Friday, July 08, 2005

In Paris too, the Statue of Liberty enlightens the city

You may already know that the statue of Liberty that you can see in New York has been given to the Americans by the French as a gift. Sculptor Frédéric Auguste Bartholdi (and Gustave Eiffel - yes, the one of the tower! - for the metal structure) started its construction in 1875, completed it in 1884 and shipped it to the States (in 350 pieces!) in 1885.
On July 4, 1889 the American community in Paris offered the French people a bronze replica of the Statue (1/4 scale, about 35 feet high) that you still can see on the Ile des Cygnes (swans island) in the Seine River - and in this photo!


  1. Eric,
    I remember seeing this when my sister Pam and I came to France in the 70's. I was living in Frankfurt at the time and she came to visit. We took the bus trip to Paris and did the typical tourist things including the boat trip on the Seine. It was so different to see a smaller version of the Statue of Liberty. Thanks for bringing back the memory.

  2. The musée Bartholdi in Colmar is very interesting - you can see Bartholi's early projects for the Statue of Liberty, the ones he rejected.

    I bought in Paris, last summer, a black and white postcard with a very nice close up of the Statue of Liberty replica, with the Eiffel tower in the background. A cool photograph, indeed.

    And I'll take this opportunity to thank you for this wonderful site, which I discovered only a few days ago. I look forward to visiting it daily.

  3. You have an excellent blog! I have extended family in the Paris area I never met except recently via e-mail. Your blog adds to my recent motivation to visit Paris.

    I am originally from the New York area. Like most natives, I felt it beneath me to visit the Statue. That was for the tourists, or at least those tourists not otherwise spending their time and money buying the Brooklyn Bridge from some street vendor... ;-)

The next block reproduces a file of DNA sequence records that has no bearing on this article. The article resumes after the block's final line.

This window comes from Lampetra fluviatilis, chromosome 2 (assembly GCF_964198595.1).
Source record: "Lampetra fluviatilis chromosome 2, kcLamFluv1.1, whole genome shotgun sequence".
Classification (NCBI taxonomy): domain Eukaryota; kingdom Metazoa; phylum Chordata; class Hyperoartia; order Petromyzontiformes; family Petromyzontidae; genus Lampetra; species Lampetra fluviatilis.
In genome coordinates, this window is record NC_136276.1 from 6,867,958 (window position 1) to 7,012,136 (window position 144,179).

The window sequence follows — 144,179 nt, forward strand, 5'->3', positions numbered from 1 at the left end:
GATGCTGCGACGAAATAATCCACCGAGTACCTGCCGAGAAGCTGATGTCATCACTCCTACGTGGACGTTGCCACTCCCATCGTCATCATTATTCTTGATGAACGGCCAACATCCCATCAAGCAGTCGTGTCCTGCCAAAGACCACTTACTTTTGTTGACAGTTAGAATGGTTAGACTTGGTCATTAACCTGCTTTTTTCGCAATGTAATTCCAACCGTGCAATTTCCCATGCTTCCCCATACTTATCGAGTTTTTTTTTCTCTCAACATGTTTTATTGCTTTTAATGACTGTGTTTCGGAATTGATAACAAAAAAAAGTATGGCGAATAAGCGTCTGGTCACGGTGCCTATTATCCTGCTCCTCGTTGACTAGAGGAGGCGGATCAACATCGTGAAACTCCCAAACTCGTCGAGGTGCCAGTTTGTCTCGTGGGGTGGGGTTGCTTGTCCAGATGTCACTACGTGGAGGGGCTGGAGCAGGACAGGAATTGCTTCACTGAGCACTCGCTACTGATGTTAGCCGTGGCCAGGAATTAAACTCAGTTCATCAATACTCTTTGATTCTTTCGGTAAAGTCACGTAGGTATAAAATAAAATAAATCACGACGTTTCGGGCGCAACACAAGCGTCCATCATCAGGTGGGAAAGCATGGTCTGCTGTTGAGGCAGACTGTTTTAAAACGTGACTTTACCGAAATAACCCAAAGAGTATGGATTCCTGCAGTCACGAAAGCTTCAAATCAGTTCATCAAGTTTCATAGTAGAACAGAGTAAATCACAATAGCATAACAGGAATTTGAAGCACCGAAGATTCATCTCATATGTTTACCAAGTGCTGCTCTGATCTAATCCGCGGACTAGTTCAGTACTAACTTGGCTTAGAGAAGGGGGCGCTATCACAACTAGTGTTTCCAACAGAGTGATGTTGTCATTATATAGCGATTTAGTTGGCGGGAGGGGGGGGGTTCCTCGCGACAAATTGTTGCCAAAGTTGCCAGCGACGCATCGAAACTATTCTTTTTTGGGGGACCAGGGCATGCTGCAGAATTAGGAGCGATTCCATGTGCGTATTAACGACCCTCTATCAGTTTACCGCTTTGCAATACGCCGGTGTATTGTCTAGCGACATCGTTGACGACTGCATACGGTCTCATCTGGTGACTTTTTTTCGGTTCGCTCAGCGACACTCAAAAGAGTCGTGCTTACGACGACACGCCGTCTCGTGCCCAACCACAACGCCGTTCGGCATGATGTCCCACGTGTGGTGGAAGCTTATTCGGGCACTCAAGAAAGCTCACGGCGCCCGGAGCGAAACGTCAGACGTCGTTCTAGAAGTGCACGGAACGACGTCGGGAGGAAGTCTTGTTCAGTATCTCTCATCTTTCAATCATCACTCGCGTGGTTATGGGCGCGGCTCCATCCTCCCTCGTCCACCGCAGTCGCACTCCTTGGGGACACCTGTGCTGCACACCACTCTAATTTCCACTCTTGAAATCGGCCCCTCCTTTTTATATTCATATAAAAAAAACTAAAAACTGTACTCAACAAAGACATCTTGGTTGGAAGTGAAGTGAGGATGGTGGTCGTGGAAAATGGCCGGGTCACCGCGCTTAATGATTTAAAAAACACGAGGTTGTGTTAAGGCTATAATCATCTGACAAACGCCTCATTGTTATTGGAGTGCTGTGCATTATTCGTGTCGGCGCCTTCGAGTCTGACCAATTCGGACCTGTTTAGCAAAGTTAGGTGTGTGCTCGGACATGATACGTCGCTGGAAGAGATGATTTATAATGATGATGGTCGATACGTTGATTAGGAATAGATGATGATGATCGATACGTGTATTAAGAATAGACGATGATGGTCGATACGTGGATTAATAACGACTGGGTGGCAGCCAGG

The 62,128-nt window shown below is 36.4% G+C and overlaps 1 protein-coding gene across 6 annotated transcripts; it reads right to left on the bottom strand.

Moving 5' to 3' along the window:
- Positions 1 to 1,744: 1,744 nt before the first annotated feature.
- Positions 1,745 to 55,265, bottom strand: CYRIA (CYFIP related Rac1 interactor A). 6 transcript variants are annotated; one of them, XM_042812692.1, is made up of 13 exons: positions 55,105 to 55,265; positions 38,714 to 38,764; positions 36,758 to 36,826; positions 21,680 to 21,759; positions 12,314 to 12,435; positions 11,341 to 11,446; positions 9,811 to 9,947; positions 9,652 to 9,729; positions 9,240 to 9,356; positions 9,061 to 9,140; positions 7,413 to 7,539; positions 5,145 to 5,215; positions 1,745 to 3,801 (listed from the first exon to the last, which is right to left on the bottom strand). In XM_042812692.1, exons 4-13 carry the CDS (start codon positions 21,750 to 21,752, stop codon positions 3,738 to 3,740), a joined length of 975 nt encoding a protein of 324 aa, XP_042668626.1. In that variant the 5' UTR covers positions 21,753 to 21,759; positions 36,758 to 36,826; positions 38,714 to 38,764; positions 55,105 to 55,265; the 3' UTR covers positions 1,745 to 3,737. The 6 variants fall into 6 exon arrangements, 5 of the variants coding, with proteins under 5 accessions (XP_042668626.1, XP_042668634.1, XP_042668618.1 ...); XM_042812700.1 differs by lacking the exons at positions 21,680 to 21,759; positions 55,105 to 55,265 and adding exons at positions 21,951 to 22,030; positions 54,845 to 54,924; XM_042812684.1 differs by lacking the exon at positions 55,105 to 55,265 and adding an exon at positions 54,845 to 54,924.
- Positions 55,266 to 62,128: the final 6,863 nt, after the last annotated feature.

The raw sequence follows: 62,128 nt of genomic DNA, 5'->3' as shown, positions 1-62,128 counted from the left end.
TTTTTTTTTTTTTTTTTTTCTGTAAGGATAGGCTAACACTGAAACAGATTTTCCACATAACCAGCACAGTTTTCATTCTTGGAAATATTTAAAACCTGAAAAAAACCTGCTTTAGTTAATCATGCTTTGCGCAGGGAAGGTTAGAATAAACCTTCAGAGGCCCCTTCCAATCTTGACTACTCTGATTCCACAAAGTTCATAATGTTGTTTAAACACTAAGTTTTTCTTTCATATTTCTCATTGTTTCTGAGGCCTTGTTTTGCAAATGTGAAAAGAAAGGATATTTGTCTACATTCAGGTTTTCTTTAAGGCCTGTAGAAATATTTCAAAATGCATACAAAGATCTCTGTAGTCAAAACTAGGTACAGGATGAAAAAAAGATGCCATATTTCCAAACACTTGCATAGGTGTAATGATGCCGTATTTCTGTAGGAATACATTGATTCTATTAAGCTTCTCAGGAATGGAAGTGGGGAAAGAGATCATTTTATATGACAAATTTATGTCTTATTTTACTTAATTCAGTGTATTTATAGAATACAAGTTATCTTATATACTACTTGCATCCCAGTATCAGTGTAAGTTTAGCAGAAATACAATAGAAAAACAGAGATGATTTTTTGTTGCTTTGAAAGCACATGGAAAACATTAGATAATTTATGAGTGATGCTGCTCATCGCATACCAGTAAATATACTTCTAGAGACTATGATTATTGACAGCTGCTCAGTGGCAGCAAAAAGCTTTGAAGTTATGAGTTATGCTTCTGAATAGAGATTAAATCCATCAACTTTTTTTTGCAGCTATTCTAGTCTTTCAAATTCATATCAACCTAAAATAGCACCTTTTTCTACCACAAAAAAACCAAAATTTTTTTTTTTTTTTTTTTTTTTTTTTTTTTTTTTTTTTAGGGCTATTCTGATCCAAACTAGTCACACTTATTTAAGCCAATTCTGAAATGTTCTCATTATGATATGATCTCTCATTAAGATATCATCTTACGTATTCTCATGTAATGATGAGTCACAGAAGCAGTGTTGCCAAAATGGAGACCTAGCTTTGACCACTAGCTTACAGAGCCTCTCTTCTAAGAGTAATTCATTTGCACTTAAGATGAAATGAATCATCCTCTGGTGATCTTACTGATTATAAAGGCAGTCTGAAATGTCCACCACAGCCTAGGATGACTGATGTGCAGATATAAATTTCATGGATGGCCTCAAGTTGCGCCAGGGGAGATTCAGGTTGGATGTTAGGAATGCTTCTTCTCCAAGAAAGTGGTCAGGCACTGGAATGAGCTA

I now live in Ohio. A few years back, I took my girlfriend on her first visit to New York, where she insisted on visiting the Statue. Big man that I am, I quickly agreed. Extraordinarily inspiring!

    There is a rather famous poem by Emma Lazarus associated with the Statue, which contains the classic line: "Give me your tired, your poor, Your huddled masses yearning to breathe free, The wretched refuse of your teeming shore. Send these, the homeless, tempest-tost to me, I lift my lamp beside the golden door!" She wrote the poem as part of a drive to collect donations for constructing the pedestal on which Statue now stands.

    One minor note -- I think you made a typographical error. Your timeline has the Statue shipped 19 years before it was completed. ("...completed it in 1884 and shipped it to the States (in 350 pieces!) in 1865...")

    Thank you again for a wonderful blog!

    -- phil

  4. Thank you very much everybody for your nice comments.

    > Deb. Believe me the Statue has not changed a bit since the 70's. Exactly like you, I am sure...

    > Rock. How about starting a StatueOfLibertyThroughoutTheWorld Blog ?!

    > Elisabeth. "And I'll take this opportunity to thank you for this wonderful site, which I discovered only a few days ago. I look forward to visiting it daily."
    You made my day! Come back anytime!!

    > Phil. Thanks for this long comment (with real poetry chunks in it, I am impressed!!) I understand perfectly when you say you did not visit the Statue of Liberty while you were living in NY. I must confess I visited the Eiffel Tower only twice and only because I had friends visiting!! As for the TYPO, I really feel like an idiot. Of course you're right. In fact they shipped it one year after its completion, in 1885 and not 65! Thank you.

    > And Sistereden. Merci pour le lien vers "la vraie" !

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